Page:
Would You Eat Chop Suey From White Castle?

Times were tough for American businesses during World War II. Rationing by the U.S. government made conducting business a lot harder, but Americans largely understood that it was a necessary sacrifice if they hoped to win the war. But with tight restrictions on certain foods, restaurants like White Castle had to get creative when designing their menu.

Sometimes that creativity meant buying black market beef, as White Castle's New York locations did from the "Lombardi Brothers" in 1943. Other times that meant coming up with new items. Everything from spaghetti (which turned out to be quite popular in places like Minnesota and Cincinnati) to chop suey (which as far as I can tell was never actually introduced anywhere) were considered.

In his fascinating 1999 book, Selling 'em by the Sack: White Castle and the Creation of American Food, author David Gerard Hogan writes about the different items the restaurant contemplated adding, many of which made their way to various White Castle locations across the country. Hogan describes a company memo which suggested alternatives to the hamburger, including: chop suey, grilled cheese sandwiches, baked beans, eggs, spaghetti, chili, hot dogs and fish patties. The company even considered meatless burger options.

As Hogan explains:

In addition to substituting alternative foods for their hamburgers, White Castle also seriously considered serving "meatless" hamburger sandwiches. Benny Benfer started exploring these alternatives even before rationing began and discovered a wide array of choices. He found that many major food producers were already marketing meatless sandwich patties, with John Harvey Kellogg's Battle Creek Foods offering the largest selection. Battle Creek offered two nonmeat patties, one made from yeast and vegetable juices and the other from wheat, peanuts, and salt. Columbus neighbor Special Foods also offered a meat alternative named "Numete." It consisted of peanuts, corn flour, salt, and seasonings and was said to taste like beef.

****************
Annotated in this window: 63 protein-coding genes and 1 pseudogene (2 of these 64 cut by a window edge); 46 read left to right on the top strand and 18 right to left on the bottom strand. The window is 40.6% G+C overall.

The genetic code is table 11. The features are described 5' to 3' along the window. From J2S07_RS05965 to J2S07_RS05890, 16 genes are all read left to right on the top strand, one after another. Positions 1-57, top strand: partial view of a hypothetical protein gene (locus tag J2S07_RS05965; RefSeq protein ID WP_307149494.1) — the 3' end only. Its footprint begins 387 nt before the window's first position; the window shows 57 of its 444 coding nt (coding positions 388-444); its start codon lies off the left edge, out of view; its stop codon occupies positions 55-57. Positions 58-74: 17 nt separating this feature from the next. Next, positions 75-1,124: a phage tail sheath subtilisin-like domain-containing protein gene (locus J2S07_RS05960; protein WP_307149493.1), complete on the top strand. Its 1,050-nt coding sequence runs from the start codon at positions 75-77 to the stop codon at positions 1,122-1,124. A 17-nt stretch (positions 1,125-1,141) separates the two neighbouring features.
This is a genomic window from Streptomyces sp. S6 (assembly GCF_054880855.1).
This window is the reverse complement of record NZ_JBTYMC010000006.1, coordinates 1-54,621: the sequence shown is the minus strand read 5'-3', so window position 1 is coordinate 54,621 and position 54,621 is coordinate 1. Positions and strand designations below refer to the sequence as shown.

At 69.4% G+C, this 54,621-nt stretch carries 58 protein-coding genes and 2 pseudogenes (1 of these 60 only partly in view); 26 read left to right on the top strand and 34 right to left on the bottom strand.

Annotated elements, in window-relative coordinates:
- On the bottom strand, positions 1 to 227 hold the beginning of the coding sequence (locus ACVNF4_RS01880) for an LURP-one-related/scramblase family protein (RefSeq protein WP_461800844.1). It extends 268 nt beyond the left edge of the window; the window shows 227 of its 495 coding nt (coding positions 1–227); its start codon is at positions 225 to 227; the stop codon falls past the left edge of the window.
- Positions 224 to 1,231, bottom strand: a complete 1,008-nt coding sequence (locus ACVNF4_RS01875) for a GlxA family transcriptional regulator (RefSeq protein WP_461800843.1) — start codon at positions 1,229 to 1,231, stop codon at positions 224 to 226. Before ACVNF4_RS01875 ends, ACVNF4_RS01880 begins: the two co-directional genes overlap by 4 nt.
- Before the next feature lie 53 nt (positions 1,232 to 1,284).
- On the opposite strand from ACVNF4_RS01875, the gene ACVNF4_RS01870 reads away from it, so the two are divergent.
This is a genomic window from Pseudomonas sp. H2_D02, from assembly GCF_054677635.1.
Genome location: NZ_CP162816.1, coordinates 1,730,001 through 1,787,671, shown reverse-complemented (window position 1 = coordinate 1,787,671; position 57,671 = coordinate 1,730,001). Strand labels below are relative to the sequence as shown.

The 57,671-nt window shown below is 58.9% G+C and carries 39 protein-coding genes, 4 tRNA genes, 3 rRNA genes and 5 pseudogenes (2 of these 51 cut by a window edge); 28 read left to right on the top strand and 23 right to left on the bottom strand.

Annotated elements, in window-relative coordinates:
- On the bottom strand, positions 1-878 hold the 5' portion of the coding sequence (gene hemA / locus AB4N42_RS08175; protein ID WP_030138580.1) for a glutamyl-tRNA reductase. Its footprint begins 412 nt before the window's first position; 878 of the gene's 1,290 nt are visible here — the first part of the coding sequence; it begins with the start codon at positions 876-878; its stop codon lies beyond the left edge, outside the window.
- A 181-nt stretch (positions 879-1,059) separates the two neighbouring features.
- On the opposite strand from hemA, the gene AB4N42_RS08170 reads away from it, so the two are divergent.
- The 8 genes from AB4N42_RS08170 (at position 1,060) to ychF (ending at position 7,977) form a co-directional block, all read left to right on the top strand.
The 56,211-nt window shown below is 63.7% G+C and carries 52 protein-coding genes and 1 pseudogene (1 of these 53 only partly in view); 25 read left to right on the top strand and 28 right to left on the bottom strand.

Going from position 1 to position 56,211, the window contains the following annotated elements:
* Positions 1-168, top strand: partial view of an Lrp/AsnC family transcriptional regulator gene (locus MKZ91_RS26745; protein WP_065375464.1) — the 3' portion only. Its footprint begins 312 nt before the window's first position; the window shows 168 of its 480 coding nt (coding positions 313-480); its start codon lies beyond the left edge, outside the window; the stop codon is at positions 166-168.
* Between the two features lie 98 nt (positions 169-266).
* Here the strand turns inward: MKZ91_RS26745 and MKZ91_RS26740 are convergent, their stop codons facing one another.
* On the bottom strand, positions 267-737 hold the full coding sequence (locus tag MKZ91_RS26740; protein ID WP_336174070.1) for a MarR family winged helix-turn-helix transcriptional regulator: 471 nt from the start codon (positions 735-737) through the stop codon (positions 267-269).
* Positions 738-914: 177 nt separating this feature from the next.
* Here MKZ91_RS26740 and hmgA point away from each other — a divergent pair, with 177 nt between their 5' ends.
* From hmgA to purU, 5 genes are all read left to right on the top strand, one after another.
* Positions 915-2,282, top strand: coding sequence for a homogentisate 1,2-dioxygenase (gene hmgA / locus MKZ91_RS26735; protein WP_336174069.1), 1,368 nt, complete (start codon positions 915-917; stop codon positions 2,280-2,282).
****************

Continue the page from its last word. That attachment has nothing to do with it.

The most abundant option was the soy burger offered by numerous companies. Loma Linda Foods offered "Vegelona"—a mixture of soy beans, tomatoes, onions, and peanuts—and "Proteena"—a concoction of soy, tomato juice, and yeast extract. After a thorough investigation, the product toward which Benfer leaned was not a meat replacement but a meat extender called Soya Flour. Made by the Central Soya Company, Soya Flour was high in both fat and protein and was very inexpensive. Benfer actually bought three, twenty-five pound bags with which to experiment, but no record exists that White Castle ever mixed its meat with soy flour or anything else. With egg sandwiches to fall back on, White Castle never had to resort to a vegetarian menu.

Perhaps the most revolutionary food change to come out of WWII rationing was an item that's hard to imagine any American fast food restaurant without: french fries. Potatoes were abundant and inexpensive, so fries were a relatively easy addition to the White Castle menu once workers figured out how to safely prepare them in the fryer.

Fries were a popular snack served on their own in the U.S. before World War II, but it wasn't until White Castle included them with their meals in the 1940s that they became inextricably linked with the hamburger.

"Before long," Hogan writes, "White Castle patrons grew accustomed to eating an order of french fries with their hamburgers or egg sandwiches, and the demand for them kept increasing, even when the shortages disappeared after the war." Gives a whole new meaning to that "freedom fries" meme, I suppose.

Photo: 1938 art deco White Castle, scanned from the book Orange Roofs, Golden Arches: The Architecture of American Chain Restaurants by Philip Langdon